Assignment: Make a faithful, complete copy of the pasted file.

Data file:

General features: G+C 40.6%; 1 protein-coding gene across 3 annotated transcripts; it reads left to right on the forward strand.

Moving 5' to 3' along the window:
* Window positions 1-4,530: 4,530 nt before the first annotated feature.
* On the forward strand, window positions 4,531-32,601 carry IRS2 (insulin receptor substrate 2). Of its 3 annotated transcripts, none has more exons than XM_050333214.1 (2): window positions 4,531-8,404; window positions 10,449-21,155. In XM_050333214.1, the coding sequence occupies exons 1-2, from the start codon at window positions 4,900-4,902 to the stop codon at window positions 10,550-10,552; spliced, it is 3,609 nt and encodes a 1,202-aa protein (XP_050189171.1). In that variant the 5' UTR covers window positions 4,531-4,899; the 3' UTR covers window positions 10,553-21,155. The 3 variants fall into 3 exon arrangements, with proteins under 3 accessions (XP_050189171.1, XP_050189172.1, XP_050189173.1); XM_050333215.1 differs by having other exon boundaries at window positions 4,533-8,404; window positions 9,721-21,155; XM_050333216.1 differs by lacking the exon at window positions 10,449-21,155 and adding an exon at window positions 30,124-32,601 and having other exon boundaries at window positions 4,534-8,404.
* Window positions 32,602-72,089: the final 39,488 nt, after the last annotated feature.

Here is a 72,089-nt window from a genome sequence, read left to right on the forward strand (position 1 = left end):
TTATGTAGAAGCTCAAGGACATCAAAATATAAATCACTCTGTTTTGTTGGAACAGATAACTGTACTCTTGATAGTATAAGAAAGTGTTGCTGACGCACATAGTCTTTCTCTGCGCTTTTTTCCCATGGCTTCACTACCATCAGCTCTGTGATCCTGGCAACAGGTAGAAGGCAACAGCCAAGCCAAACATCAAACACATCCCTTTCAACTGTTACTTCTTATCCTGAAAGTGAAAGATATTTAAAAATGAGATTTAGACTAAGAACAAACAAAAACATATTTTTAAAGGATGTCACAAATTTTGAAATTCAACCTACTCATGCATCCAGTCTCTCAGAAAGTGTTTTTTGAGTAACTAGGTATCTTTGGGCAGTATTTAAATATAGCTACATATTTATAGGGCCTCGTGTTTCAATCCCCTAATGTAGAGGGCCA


General features: G+C 40.6%; 1 protein-coding gene across 3 annotated transcripts; it reads left to right on the forward strand.

Moving 5' to 3' along the window:
* Window positions 1-4,530: 4,530 nt before the first annotated feature.
* On the forward strand, window positions 4,531-32,601 carry IRS2 (insulin receptor substrate 2). Of its 3 annotated transcripts, none has more exons than XM_050333214.1 (2): window positions 4,531-8,404; window positions 10,449-21,155. In XM_050333214.1, the coding sequence occupies exons 1-2, from the start codon at window positions 4,900-4,902 to the stop codon at window positions 10,550-10,552; spliced, it is 3,609 nt and encodes a 1,202-aa protein (XP_050189171.1). In that variant the 5' UTR covers window positions 4,531-4,899; the 3' UTR covers window positions 10,553-21,155. The 3 variants fall into 3 exon arrangements, with proteins under 3 accessions (XP_050189171.1, XP_050189172.1, XP_050189173.1); XM_050333215.1 differs by having other exon boundaries at window positions 4,533-8,404; window positions 9,721-21,155; XM_050333216.1 differs by lacking the exon at window positions 10,449-21,155 and adding an exon at window positions 30,124-32,601 and having other exon boundaries at window positions 4,534-8,404.
* Window positions 32,602-72,089: the final 39,488 nt, after the last annotated feature.

Here is a 72,089-nt window from a genome sequence, read left to right on the forward strand (position 1 = left end):
TTATGTAGAAGCTCAAGGACATCAAAATATAAATCACTCTGTTTTGTTGGAACAGATAACTGTACTCTTGATAGTATAAGAAAGTGTTGCTGACGCACATAGTCTTTCTCTGCGCTTTTTTCCCATGGCTTCACTACCATCAGCTCTGTGATCCTGGCAACAGGTAGAAGGCAACAGCCAAGCCAAACATCAAACACATCCCTTTCAACTGTTACTTCTTATCCTGAAAGTGAAAGATATTTAAAAATGAGATTTAGACTAAGAACAAACAAAAACATATTTTTAAAGGATGTCACAAATTTTGAAATTCAACCTACTCATGCATCCAGTCTCTCAGAAAGTGTTTTTTGAGTAACTAGGTATCTTTGGGCAGTATTTAAATATAGCTACATATTTATAGGGCCTCGTGTTTCAATCCCCTAATGTAGAGGGCCA